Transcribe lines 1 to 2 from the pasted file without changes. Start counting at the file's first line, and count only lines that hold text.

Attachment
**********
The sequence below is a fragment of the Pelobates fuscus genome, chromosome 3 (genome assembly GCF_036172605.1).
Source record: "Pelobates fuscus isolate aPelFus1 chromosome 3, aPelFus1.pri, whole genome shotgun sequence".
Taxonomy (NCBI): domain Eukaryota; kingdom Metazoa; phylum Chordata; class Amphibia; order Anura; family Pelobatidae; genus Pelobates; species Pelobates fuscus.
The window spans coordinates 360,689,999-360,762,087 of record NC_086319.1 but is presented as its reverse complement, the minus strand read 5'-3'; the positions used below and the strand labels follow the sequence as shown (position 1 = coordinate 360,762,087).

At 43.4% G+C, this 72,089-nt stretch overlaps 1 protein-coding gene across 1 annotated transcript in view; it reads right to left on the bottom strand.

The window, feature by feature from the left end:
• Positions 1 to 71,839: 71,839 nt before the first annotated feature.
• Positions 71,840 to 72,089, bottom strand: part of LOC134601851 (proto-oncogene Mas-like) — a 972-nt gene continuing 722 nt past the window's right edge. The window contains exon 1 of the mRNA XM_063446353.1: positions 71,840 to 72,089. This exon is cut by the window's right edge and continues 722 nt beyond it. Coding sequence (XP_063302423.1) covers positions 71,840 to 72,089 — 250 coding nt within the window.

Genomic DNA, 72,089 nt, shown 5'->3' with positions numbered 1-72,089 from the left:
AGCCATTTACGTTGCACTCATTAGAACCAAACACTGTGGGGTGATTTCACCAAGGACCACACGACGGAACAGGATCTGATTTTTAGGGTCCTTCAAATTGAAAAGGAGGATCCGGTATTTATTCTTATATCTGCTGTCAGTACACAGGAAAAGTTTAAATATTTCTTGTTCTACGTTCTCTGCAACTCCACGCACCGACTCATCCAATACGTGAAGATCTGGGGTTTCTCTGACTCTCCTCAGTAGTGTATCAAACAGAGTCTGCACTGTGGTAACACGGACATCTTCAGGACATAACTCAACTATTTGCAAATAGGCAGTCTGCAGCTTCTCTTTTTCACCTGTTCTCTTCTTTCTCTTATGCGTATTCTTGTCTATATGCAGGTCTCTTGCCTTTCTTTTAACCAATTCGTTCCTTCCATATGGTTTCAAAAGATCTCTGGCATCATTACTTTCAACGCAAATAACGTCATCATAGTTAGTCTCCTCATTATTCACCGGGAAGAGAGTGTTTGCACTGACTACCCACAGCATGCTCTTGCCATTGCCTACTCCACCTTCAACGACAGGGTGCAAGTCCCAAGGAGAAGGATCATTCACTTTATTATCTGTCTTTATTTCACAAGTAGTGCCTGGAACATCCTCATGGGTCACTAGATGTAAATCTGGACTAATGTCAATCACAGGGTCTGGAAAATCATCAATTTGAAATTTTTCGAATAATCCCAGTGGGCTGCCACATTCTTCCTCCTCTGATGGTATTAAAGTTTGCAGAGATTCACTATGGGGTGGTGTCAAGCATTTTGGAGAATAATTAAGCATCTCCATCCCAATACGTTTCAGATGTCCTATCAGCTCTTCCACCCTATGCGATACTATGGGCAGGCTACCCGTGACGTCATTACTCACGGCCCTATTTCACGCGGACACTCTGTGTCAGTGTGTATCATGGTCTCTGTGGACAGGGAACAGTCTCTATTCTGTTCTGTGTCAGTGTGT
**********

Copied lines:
The sequence below is a fragment of the Pelobates fuscus genome, chromosome 3 (genome assembly GCF_036172605.1).
Source record: "Pelobates fuscus isolate aPelFus1 chromosome 3, aPelFus1.pri, whole genome shotgun sequence".